Environment Systems and Decisions

, Volume 35, Issue 2, pp 301–313 | Cite as

Resilience to global food supply catastrophes

  • Seth D. Baum
  • David C. Denkenberger
  • Joshua M. Pearce
  • Alan Robock
  • Richelle Winkler
Article

Abstract

Many global catastrophic risks threaten major disruption to global food supplies, including nuclear wars, volcanic eruptions, asteroid and comet impacts, and plant disease outbreaks. This paper discusses options for increasing the resilience of food supplies to these risks. In contrast to local catastrophes, global food supply catastrophes cannot be addressed via food aid from external locations. Three options for food supply resilience are identified: food stockpiles, agriculture, and foods produced from alternative (non-sunlight) energy sources including biomass and fossil fuels. Each of these three options has certain advantages and disadvantages. Stockpiles are versatile but expensive. Agriculture is efficient but less viable in certain catastrophe scenarios. Alternative foods are inexpensive pre-catastrophe but need to be scaled up post-catastrophe and may face issues of social acceptability. The optimal portfolio of food options will typically include some of each and will additionally vary by location as regions vary in population and access to food input resources. Furthermore, if the catastrophe shuts down transportation, then resilience requires local self-sufficiency in food. Food supply resilience requires not just the food itself, but also the accompanying systems of food production and distribution. Overall, increasing food supply resilience can play an important role in global catastrophic risk reduction. However, it is unwise to attempt maximizing food supply resilience, because doing so comes at the expense of other important objectives, including catastrophe prevention. Taking all these issues into account, the paper proposes a research agenda for analysis of specific food supply resilience decisions.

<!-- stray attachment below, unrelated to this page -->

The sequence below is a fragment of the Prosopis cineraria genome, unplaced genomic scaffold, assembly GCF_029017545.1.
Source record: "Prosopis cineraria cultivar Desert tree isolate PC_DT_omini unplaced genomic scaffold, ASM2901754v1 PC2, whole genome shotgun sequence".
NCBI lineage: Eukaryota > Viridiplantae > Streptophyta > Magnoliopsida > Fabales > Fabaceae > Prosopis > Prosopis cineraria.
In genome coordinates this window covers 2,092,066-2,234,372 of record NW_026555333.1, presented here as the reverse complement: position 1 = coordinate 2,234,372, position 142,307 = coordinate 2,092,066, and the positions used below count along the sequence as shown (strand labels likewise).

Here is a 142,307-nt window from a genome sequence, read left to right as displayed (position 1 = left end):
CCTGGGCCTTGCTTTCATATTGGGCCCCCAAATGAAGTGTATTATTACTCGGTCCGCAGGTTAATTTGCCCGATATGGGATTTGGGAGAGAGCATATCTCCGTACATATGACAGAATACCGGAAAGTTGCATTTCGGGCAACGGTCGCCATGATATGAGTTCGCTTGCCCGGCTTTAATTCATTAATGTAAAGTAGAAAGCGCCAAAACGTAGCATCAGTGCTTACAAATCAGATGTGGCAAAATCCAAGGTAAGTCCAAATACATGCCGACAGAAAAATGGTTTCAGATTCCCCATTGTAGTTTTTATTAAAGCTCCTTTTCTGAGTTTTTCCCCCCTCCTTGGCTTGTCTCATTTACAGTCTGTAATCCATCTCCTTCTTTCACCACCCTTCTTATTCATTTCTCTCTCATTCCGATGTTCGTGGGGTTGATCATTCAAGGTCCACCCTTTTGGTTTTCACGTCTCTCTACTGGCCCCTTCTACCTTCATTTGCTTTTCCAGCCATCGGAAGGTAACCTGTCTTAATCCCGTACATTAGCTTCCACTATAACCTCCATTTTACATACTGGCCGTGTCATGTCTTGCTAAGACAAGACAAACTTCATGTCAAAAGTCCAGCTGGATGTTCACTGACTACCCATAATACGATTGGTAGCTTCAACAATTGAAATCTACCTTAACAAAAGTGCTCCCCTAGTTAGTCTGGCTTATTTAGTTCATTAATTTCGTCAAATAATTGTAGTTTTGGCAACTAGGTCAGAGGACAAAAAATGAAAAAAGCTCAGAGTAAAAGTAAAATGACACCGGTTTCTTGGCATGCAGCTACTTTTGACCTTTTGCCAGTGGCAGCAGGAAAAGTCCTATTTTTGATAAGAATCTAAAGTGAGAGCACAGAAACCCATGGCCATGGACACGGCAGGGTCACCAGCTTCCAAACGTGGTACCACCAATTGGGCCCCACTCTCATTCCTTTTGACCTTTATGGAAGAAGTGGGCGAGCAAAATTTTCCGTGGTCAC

Keywords

Global catastrophic risk Food security Resilience Alternative foods Nuclear winter Volcanic winter 

Notes

Acknowledgments

We thank Tony Barrett and three anonymous reviewers for helpful comments on an earlier version of this paper, and Melissa Thomas-Baum for assistance in preparing the graphics. Any remaining errors or other shortcomings are the authors’ alone. Alan Robock is supported by US National Science Foundation Grants AGS-1157525, GEO-1240507, and AGS-1430051.

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Copyright information

© Springer Science+Business Media New York 2015

Authors and Affiliations

  • Seth D. Baum
    • 1
  • David C. Denkenberger
    • 2
  • Joshua M. Pearce
    • 3
  • Alan Robock
    • 4
    • 5
  • Richelle Winkler
    • 6
  1. 1.Global Catastrophic Risk InstituteWashingtonUSA
  2. 2.Global Catastrophic Risk InstituteDurangoUSA
  3. 3.Department of Materials Science and EngineeringMichigan Technological UniversityHoughtonUSA
  4. 4.Department of Electrical and Computer EngineeringMichigan Technological UniversityHoughtonUSA
  5. 5.Department of Environmental SciencesRutgers UniversityNew BrunswickUSA
  6. 6.Department of Social SciencesMichigan Technological UniversityHoughtonUSA

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